Chasing River Smallies in the Summer


Chasing River Smallies in the Summer
What a year it has been on the rivers here in Middle Tennessee, while chasing smallies with good friends and new comers to kayak fishing. As the water heats up and gets low make sure to find areas below swift current where the water is calm and perhaps even swirling a bit, this is an eddy, this is where some big smallies could be. Generally speaking, the bigger the fish are, the lazier they are; so don’t miss the opportunity to throw into the areas below moving water. Rock faces where moving water flows against it can prove to be amazing, smallies are often waiting to ambush prey while they wait patiently under and near rock shelfs; you could say that this is fast food in their world.



After a fair amount of rain, water normally becomes stained or can even turn brown as chocolate milk, smallies can be anywhere in these conditions. Smallies feel more comfortable moving around in stained water, and food is usually more available as well. Bugs and other types of critters get washed off of tree branches and river banks, making for an easy meal. Higher faster flowing water can make fishing conditions harder for these reasons, but this doesn’t mean that fishing is impossible, just more challenging. The bait that has been working for me consistently all summer is a Texas rigged crayfish. As the water gets higher and faster try using a heavier weight, like a 3/16oz or even up to a 1/4oz, and for lower flows a 1/8oz has been golden, it gives the crayfish a nice flutter motion as it falls to the bottom and while bouncing off of structure. Speaking of structure, in low clear water conditions smallies really cling to downed trees, rock shelves, grassy areas, and even near or under things like old tires.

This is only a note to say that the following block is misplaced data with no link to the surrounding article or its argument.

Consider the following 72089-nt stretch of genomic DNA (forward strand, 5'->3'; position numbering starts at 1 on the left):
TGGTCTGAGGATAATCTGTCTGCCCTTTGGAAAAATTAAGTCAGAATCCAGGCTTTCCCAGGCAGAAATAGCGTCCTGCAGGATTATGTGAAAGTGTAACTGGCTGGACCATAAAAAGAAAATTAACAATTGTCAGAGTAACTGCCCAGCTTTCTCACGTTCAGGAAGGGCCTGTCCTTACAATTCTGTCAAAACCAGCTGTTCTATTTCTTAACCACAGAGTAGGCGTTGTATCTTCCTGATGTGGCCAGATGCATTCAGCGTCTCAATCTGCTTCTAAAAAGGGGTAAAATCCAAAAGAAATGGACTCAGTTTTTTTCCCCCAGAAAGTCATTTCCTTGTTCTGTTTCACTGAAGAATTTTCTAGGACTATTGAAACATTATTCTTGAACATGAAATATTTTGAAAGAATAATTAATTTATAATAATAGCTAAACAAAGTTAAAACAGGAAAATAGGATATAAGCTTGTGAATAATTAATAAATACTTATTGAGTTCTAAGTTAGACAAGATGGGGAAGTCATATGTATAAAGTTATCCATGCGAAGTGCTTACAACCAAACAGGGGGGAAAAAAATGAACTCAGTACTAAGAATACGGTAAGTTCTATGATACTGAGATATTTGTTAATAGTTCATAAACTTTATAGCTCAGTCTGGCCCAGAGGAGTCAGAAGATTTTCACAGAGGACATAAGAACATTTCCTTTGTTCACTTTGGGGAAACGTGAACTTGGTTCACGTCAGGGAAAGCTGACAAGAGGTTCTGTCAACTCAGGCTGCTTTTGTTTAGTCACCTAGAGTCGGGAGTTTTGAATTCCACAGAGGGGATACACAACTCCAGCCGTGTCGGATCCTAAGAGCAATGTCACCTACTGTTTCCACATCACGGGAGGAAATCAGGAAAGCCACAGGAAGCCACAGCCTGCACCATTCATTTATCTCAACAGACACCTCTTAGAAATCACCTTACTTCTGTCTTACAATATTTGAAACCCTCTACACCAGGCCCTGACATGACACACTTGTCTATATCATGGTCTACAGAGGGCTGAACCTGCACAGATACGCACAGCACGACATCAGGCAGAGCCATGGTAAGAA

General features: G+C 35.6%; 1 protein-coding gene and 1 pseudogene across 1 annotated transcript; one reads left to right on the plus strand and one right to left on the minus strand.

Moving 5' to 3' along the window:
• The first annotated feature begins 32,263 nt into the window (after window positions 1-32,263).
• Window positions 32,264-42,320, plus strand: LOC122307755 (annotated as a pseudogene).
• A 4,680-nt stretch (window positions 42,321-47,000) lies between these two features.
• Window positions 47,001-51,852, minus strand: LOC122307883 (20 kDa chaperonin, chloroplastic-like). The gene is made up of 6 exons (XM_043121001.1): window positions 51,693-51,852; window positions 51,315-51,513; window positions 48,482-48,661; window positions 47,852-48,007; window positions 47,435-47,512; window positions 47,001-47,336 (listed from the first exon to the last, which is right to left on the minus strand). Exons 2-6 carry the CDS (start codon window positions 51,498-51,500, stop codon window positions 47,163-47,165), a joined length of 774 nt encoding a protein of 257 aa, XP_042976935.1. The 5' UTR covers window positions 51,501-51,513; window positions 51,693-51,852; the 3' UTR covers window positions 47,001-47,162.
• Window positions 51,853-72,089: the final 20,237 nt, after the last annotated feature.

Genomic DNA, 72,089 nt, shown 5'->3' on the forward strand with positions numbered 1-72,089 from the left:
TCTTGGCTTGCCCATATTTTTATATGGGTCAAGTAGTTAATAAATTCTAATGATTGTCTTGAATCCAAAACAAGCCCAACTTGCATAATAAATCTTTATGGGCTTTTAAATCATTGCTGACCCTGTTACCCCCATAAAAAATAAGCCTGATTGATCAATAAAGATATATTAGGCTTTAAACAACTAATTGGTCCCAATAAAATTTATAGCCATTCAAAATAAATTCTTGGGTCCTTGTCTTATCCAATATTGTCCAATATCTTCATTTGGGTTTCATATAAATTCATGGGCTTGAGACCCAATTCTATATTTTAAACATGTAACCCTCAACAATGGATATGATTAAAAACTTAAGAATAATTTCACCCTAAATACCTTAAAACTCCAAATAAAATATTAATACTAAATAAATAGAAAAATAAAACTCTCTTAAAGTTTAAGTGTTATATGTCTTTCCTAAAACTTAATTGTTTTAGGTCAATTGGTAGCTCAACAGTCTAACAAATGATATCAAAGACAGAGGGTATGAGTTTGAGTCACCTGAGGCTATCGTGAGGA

The most exciting part of chasing river smallies has been the experience that a kayak offers, and of course getting one in the boat. A kayak can get you into remote areas that a large vessel simply isn’t able to reach, especially in the summer when the water gets too shallow. A kayak suitable for rivers is necessary too, like the Coosa, Coosa HD, or even the SUPerFISHal. If you have any questions about picking out a kayak that is suitable for you and the environment that you will be in please contact your local Jackson Kayak dealer, or call the Jackson Kayak Customer Support Team at 931-738-4800. Keep those lines tight, and please wear your PFD while on or near water.

Matt Cunningham

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